As the oft-quoted William Gibson phrase has it, “The future is already here — it’s just not very evenly distributed.” To prove that point, Buxton gives the example of using a mobile phone in a car. When you’re driving, you shouldn’t be looking at the screen. The interaction is entirely based on voice recognition. If you’re having a conversation while driving, park the car and get out, this changes. At that point, several transitions happen: from inside the car to outside; from driving to walking; from hands-free to holding the phone; from using voice recognition to the visual interface. If those transitions have been thought through and and designed well, nobody notices that they’re happening.
No device is an island, or transitions over states
As indicated in the first quote in this post, Buxton is encouraging us to stop thinking of devices on their own, and to start thinking about the wider ecosystem. This is what Eliel Saarinen would have called designing for the next larger context. To do that, we need to be thinking about these transitions.
These things here are transitions. They’re not states. Remember I talked about “flow?” The flow now goes meta and it’s not about the flow within the device, but the flow within the relationship and the changing social relationship among the devices. And this has to be done by design… And all of that presumes reduction of complexity, and not intrusion, so I can focus on my primary task.
This is like going from wireframes to prototypes, where we get a feeling for the transitions between screens. As Buxton says, “The feeling is way more important than the visuals.” Just as the movement between screens is more important than the screens themselves, we need to consider each product or service in the next larger context:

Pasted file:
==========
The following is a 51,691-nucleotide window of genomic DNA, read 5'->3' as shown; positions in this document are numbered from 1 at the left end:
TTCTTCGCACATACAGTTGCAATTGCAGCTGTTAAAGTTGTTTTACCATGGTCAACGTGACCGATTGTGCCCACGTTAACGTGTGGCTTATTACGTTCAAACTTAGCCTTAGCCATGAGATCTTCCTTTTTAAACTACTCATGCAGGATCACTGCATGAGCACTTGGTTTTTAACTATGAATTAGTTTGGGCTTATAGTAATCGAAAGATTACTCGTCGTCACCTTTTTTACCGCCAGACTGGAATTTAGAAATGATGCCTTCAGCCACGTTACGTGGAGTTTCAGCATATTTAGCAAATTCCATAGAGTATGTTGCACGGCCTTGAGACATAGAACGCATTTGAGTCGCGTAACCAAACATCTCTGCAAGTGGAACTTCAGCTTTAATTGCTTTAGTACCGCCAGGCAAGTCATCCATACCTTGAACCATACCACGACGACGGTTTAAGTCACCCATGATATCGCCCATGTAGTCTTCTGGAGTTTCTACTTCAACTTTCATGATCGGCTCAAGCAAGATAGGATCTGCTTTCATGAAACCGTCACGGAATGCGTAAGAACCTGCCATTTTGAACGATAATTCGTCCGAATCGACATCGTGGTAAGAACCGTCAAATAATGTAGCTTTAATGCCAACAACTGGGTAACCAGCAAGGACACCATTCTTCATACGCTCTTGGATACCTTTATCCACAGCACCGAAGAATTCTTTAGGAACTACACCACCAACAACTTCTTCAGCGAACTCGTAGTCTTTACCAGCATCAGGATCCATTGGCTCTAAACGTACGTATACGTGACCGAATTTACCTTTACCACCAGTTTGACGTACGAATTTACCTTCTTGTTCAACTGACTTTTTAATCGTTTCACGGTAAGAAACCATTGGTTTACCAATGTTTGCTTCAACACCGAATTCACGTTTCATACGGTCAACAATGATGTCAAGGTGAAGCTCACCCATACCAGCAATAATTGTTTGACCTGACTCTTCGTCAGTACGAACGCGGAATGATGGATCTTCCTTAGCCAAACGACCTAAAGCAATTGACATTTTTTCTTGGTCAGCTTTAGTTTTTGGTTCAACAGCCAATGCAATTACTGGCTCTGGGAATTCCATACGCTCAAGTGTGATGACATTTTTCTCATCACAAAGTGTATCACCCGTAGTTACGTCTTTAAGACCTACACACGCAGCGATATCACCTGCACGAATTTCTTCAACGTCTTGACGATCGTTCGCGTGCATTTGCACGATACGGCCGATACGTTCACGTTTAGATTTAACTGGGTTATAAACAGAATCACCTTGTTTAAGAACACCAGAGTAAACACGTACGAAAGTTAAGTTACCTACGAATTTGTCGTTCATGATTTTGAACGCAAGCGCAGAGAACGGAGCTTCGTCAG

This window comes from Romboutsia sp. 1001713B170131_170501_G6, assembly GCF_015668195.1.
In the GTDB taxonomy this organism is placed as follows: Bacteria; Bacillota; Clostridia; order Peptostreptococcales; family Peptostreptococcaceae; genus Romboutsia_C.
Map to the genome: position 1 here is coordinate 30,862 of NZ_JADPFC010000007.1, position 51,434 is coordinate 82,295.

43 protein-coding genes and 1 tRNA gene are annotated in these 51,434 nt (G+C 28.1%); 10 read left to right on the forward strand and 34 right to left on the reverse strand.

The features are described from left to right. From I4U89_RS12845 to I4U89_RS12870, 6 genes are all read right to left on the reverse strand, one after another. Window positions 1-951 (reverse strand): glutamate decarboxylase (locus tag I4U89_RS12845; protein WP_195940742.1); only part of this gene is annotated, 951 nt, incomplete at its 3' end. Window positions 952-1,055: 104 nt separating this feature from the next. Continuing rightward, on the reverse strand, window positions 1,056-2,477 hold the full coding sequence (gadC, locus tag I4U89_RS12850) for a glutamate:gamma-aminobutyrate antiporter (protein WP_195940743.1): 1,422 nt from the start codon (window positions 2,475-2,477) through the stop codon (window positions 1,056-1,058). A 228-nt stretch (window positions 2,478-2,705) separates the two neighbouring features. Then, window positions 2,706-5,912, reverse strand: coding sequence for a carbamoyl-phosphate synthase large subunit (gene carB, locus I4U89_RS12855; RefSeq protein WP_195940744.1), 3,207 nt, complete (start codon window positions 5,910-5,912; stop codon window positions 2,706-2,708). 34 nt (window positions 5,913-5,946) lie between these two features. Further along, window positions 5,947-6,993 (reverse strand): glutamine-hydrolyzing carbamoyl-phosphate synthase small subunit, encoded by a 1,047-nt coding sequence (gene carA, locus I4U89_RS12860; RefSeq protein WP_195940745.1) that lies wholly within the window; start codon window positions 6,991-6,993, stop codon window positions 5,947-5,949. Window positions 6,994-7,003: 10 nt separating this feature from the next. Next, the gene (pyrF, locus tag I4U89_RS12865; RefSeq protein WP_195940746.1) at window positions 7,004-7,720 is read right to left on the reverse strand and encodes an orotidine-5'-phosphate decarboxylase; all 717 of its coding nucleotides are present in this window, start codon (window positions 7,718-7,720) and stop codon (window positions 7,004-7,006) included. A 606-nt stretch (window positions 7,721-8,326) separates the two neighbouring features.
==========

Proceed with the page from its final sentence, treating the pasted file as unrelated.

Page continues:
In the future the quality of the experience will be determined how products work together, in concert, with the rest of the eco-system, not just by the quality of any product on its own—no matter how good that individual experience is.
And that brings us all the way back to my questions of what Buxton meant by “value.”
That is the challenge of the future growth and the future value. To actually let us get on with our lives, and the quality of life and the quality of experience in our business life and hour home life and our educational life.
This seems to align well with the idea of creating more value than you capture. We can create that value by getting out of people’s way and by facilitating what they need to do, rather than intruding on their lives.
The society of appliances
For me, the most exciting point of the talk comes around 45 minutes in, when Buxton discusses the “society of appliances.”
It’s not just about the hardware; it’s not just about the software… It also involves redesigning the business models; and redesigning the partners; and redesigning not just the relationships amongst the devices, but renegotiating and rethinking who are your partners and what are your relationships in terms of business. And as we move into the society of appliances, it’s not a technological play, it’s a social, cultural play. Who are you partners? How do you work? How do you work together? How do you join? Because the society of appliances live within the society of people.
This made me think of Bruce Nussbaum’s point about the difference between innovation and invention. An invention is of no real use to most people until it has a socio-economic value. Doing that is the hard part. The creation of value is possibly even more important than the reduction of complexity, though the two are intimately related.